Make these extinct

Rick Palkovic sends a few that were missed by previous contributors:

  • Literally: I’m hearing this used as an all-around intensifier,
    usually when the speaker means just its opposite: figuratively. I
    once heard political commentator say: “Congressional leaders
    literally held a gun to the President’s head!” Don’t we have
    laws against this sort of thing?
  • Et al: Everyone seems to be using this when they mean “etc.”
    They seem to think it sounds more intelligent. Better not to use either,
    of course, but use “et al.” for people; “etc.”
    for things.
  • World-class: A term favored by PR flacks when a more accurate
    description is usually “barely competent.”
  • Endangered species: When all the loggers in the Northwest
    lose their jobs, they just have to find other jobs — they aren’t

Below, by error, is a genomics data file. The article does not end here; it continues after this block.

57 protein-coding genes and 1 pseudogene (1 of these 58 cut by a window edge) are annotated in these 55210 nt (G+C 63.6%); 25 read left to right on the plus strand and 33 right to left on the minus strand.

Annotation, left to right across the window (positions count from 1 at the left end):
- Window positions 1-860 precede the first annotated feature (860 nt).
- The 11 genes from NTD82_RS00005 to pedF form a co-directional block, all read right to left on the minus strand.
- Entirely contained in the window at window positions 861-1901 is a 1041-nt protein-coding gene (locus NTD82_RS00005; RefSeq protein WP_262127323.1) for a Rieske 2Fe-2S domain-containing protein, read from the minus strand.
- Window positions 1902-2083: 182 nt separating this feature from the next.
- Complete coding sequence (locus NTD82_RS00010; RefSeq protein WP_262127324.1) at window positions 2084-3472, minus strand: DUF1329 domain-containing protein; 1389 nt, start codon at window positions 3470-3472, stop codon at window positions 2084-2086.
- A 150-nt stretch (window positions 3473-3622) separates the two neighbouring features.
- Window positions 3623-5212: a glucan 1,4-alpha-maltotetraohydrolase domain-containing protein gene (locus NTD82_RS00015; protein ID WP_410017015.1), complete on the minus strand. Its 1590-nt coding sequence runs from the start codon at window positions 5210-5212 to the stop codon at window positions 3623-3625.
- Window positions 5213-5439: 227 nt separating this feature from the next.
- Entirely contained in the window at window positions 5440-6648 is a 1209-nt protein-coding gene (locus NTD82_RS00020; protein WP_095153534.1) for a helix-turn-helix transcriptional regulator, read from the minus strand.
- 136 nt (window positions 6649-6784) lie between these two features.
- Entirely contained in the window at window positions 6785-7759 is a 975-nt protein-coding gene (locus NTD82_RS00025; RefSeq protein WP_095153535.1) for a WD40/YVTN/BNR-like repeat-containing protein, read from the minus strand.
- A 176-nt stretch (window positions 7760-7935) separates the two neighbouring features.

dead, and neither are their relatives, much less the whole human race.
    Casual metaphoric use of this phrase trivializes the enormity of driving
    a species into extinction.
  • One thought on “Make these extinct

    1. ‘Falling on [your/ his /her /their] sword(s)” when used out of context (Ie. not referring to the historic Roman practice of ..well .. just that) is worse. That cliche is over-used and several historical era out of date!

      However, it does create sometimes comical and /or satisfying mental images especially when the resigning individual could concievably merit the literal rather than metaphorical punishment!

      I wonder if those calling for another individual to ‘fall on their sword’ realise they’re asking for their target to committ suicide rather than merely resign – and if this might be akin to the ‘Freudian slip?’ This also applies to “heads roll” in similar context. Are modern failed directors, officials, ministers and so forth ever physically beheaded? If only!

      Finally, when someone shoots him or herself, it isn’t necesarily fatal, for example people shoot “themsleves in the foot” frequently metaphorically and on occasion literally. “Turned the gun on himself” has aquired the meaning “suicide by gunshot” at least through inference and usage, rendering that the better alternative. “Shot himself dead / fatally shot himself” also works.